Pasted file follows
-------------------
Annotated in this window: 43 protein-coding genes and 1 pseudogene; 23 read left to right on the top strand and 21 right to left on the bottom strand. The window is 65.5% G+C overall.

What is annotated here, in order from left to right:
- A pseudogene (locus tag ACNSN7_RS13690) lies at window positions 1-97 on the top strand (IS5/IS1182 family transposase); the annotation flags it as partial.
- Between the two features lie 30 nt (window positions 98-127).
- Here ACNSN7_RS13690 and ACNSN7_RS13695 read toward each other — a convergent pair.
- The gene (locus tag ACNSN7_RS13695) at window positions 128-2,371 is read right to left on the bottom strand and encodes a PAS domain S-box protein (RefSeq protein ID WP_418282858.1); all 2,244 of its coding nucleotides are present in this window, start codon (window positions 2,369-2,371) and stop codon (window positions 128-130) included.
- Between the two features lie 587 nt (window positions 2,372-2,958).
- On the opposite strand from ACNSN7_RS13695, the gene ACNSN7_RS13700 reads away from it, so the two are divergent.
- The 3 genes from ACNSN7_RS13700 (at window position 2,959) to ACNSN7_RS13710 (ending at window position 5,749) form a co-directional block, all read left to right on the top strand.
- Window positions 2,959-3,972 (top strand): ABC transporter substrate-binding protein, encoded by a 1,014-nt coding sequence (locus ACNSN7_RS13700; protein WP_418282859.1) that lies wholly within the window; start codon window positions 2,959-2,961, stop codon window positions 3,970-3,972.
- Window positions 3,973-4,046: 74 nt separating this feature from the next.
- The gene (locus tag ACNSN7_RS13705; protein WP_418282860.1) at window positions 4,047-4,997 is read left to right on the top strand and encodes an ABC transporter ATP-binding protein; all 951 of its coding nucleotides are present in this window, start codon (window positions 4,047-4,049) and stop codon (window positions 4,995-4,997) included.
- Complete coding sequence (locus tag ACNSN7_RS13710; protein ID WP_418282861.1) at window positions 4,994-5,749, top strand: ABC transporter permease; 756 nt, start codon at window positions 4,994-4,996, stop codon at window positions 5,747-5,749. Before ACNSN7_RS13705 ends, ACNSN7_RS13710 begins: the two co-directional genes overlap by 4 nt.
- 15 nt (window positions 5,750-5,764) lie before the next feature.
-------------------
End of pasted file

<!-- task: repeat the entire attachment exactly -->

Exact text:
Annotated in this window: 43 protein-coding genes and 1 pseudogene; 23 read left to right on the top strand and 21 right to left on the bottom strand. The window is 65.5% G+C overall.

What is annotated here, in order from left to right:
- A pseudogene (locus tag ACNSN7_RS13690) lies at window positions 1-97 on the top strand (IS5/IS1182 family transposase); the annotation flags it as partial.
- Between the two features lie 30 nt (window positions 98-127).
- Here ACNSN7_RS13690 and ACNSN7_RS13695 read toward each other — a convergent pair.
- The gene (locus tag ACNSN7_RS13695) at window positions 128-2,371 is read right to left on the bottom strand and encodes a PAS domain S-box protein (RefSeq protein ID WP_418282858.1); all 2,244 of its coding nucleotides are present in this window, start codon (window positions 2,369-2,371) and stop codon (window positions 128-130) included.
- Between the two features lie 587 nt (window positions 2,372-2,958).
- On the opposite strand from ACNSN7_RS13695, the gene ACNSN7_RS13700 reads away from it, so the two are divergent.
- The 3 genes from ACNSN7_RS13700 (at window position 2,959) to ACNSN7_RS13710 (ending at window position 5,749) form a co-directional block, all read left to right on the top strand.
- Window positions 2,959-3,972 (top strand): ABC transporter substrate-binding protein, encoded by a 1,014-nt coding sequence (locus ACNSN7_RS13700; protein WP_418282859.1) that lies wholly within the window; start codon window positions 2,959-2,961, stop codon window positions 3,970-3,972.
- Window positions 3,973-4,046: 74 nt separating this feature from the next.
- The gene (locus tag ACNSN7_RS13705; protein WP_418282860.1) at window positions 4,047-4,997 is read left to right on the top strand and encodes an ABC transporter ATP-binding protein; all 951 of its coding nucleotides are present in this window, start codon (window positions 4,047-4,049) and stop codon (window positions 4,995-4,997) included.
- Complete coding sequence (locus tag ACNSN7_RS13710; protein ID WP_418282861.1) at window positions 4,994-5,749, top strand: ABC transporter permease; 756 nt, start codon at window positions 4,994-4,996, stop codon at window positions 5,747-5,749. Before ACNSN7_RS13705 ends, ACNSN7_RS13710 begins: the two co-directional genes overlap by 4 nt.
- 15 nt (window positions 5,750-5,764) lie before the next feature.